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Busy Christmas at dog shelter

Dog warden Frankie Coote with four of the abandoned dogs which are being sent to England.  Photograph by Declan Monaghan
AS fundraising efforts kick off for the development of a new Clare County dog shelter, warden Frankie Coote has described the Christmas period as one of his busiest yet.
In the weeks leading up to Christmas, local organisation Rover Rescue, led by dog trainer and groomer Deirdre Ryan, sent a number of dogs from the county pound to be re-homed in Wales, with more dogs set to leave the country in the coming weeks. Deirdre, who has helped nearly 500 dogs find new homes in the past three years, hopes a recent grant of funding will mean even more dogs can be helped in the future.
According to Mr Coote, “Christmas was one of our busiest, we worked every day over the Christmas and the figures are up. What we have noticed is that people are not in a financial position now to keep their dogs and they’re ringing us to come and take them. As bad as that is, it’s much better than people abandoning them.”
He said he came across a number of dogs coming under the Dangerous Dogs Act that were abandoned. “It’s a pity because if anybody has a dog in the county and they are not able to look after it, or if they find they are turning dangerous, we’re only a phonecall away.”
Five jack russells were found in Ennis and efforts made to find their owners, including putting them on Facebook, proved unsuccessful. Fortunately, these dogs have since been rehomed.
Mr Coote was also called to help a greyhound weighing only 20% of its normal body weight and a west highland terrier “in dire straights”.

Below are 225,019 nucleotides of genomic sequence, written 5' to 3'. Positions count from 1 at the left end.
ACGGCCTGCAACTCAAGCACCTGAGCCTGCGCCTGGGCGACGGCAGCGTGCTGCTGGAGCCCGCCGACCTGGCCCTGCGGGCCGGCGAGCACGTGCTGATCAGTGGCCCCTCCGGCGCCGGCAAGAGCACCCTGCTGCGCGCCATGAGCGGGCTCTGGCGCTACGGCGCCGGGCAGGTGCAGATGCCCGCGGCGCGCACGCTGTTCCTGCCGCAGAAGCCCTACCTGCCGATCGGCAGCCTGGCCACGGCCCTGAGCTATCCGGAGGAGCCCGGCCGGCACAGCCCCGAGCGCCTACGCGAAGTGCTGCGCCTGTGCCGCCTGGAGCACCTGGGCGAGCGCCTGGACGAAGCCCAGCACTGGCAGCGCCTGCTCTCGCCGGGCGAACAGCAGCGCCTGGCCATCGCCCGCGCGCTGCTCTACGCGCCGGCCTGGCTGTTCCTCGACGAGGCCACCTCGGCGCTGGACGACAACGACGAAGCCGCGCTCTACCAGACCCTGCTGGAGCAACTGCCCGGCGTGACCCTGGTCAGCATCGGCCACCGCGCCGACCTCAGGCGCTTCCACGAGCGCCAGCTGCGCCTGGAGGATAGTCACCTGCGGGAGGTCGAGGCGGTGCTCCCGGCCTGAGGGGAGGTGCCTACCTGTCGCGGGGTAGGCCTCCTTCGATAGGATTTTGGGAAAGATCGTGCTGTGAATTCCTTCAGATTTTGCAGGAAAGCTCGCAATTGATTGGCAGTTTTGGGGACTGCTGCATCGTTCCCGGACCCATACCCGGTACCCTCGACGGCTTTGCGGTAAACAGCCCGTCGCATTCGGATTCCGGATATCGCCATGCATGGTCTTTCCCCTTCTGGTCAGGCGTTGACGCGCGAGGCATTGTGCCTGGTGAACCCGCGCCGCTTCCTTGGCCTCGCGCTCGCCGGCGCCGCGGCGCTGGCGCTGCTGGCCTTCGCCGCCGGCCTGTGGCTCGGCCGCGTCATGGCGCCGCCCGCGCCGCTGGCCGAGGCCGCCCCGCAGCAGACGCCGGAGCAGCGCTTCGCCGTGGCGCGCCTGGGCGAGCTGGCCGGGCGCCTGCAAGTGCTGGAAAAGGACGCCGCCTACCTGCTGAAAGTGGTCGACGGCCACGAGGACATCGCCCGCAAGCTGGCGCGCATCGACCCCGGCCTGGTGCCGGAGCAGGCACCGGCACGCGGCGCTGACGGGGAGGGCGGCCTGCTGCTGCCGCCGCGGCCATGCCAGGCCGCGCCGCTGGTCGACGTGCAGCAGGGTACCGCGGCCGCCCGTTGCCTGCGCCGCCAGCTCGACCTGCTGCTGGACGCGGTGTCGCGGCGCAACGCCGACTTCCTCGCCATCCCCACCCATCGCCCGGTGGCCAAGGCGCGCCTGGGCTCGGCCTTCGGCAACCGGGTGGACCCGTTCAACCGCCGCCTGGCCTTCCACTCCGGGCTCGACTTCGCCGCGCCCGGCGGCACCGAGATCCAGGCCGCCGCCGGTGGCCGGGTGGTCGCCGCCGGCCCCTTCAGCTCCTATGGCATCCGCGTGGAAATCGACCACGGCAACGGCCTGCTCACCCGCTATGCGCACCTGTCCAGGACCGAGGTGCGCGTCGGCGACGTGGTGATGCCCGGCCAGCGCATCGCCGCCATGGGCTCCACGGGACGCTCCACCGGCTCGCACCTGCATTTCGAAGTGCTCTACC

“We’ve had a few very bad cases but we can only do our best. We have great volunteers, like Deirdre Ryan, who are helping to rehome lots of dogs.

“There were over 600 dogs last year that left the pound alive, between being rehomed and reclaimed. That’s a record for us and we’re delighted. But we could do a lot more if we had more help and support.”
Speaking about the campaign to fundraise for a new pound, which began at the weekend with Ireland’s first Christmas Tree Throwing Championships in Ennis, he said, “When we opened in 1986 we were one of the top places in Ireland but it’s gone downhill now. We are the busiest dog home in Ireland, we have the highest records of any dog pound in Ireland, ever. A new facility would be fantastic.”
Deirdre has been working with the county pound to bring abandoned dogs to new owners in Wales for the past three years. According to Mr Coote, “We are delighted to see these dogs go to new homes.”
The scheme, run in conjunction with the UK’s Many Tears Pet Rescue charity, sees them come to Clare regularly to take dogs Deirdre has rescued from the pound.
Before giving them to Many Tears, which has a strict no-kill policy, Deirdre looks after the dogs herself in her home for a few weeks. She makes sure the dogs are vaccinated, neutered, spayed and microchipped, as well as doing some basic training.